From Alpine Huts to Urban Tables

Just over an hour’s drive from the center of busy Milan lies another world: Not just the splendid mountain landscape of the Orobie Alps, but a different way of living entirely, with alpine cheesemakers living closely with nature’s seasons to produce the wonderful Bitto cheese appreciated in the city’s delis.

In the Gerola and Albaredo valleys, herders set off in the summer from the lowest Alpine huts, at 1,400 meters above sea level, guiding their animals from meadow to meadow up to 2,000 meters. Grazing their cows and goats freely in these remote mountain pastures, they wake early each morning to hand milk them. The milk is taken straight to their calècc, a rustic circual stone construction with a tent roof, and poured into a cauldron hanging over a fire. The herders add rennet, and wait until they see the curds forming which they remove and place in wooden molds to set.

As each pasture is grazed, the herders collect their few possessions, load their cauldron on their back and move up to higher ground, bringing the cheese back to the valley at the end of the season. They follow the rhythm of the animals and the sun. They spend the summer in solitude, repeating a series of measured and precise gestures that are the result of millennia of wisdom and experience. These are proud people, with visceral connections to this tradition, and they have been fighting to preserve it for years.

For now they have succeeded. A consortium and Slow Food Presidium for safeguarding historic Bitto has been founded, and a rigorous production protocol drawn up. Communal premises for aging the cheeses in Gerola Alta have been renovated, and are used to mature the cheese for three to four years (although some for as long as ten years). The herders’ Bitto can be tasted and bought here, or reserved and left to age.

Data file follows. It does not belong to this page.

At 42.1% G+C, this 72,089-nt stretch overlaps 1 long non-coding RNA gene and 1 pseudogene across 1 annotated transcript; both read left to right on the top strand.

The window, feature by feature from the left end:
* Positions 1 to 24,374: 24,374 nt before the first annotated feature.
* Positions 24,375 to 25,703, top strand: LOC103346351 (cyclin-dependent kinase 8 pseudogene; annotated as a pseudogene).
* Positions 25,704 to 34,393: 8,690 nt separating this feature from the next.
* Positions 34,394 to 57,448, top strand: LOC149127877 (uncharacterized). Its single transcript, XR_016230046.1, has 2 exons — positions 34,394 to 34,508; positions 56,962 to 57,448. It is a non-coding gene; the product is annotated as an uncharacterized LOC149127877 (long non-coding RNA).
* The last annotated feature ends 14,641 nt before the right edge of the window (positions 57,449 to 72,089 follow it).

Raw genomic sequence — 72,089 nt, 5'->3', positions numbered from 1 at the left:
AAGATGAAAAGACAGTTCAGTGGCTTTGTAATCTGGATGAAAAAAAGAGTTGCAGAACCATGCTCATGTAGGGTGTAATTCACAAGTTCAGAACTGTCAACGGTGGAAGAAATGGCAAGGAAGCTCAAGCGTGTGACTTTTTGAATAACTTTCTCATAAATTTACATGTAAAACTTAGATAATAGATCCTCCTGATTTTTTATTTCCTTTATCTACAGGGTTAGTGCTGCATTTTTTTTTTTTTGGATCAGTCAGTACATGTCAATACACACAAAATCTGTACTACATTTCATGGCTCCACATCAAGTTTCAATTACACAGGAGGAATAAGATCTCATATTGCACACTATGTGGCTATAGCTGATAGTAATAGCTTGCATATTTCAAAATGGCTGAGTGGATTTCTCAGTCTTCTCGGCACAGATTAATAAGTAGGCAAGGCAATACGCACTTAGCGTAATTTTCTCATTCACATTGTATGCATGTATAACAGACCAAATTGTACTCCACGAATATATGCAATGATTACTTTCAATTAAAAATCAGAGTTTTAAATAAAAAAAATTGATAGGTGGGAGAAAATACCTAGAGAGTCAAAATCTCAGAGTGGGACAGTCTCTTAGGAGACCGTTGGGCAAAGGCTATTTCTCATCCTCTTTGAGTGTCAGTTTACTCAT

To support Italy’s traditional livestock herders, whose way of life is at serious risk, Slow Food has established the “Resistenza Casearia” (cheese resistance) buying group, officially launched at the 2010 Salone del Gusto. The project was created to support these cheesemakers by providing an easy point of sale, through bulk acquisition of the Bitto cheese (and the cheeses of other herders), which is then available for purchase by interested customers. Customers can purchase the product from Slow Food at a reasonable price and sellers have access to a market which would otherwise be difficult to reach. In just one month Slow Food paid a fair price (€16/kg) for over 1.6 tons of cheese from the Shepherds’ Fiore Sardo and Castel del Monte Canestrato Presidia and food communities of herders in the Central Apennines in Abruzzo and Molise. The buying group will continue its activities in 2011 and will highlight their work at Cheese, where particular attention will be focused on herders in Italy and around the world.

Tasting one of Italy’s best cheeses is the simplest and most pleasurable way to guarantee the survival of the way of life of these extraordinary herders, who are not only protecting a symbol of Italian culture but also ensuring the continuation of the mountain life.

For more information on Resistenza Casearia (in Italian):

Photo: Alberto Peroli

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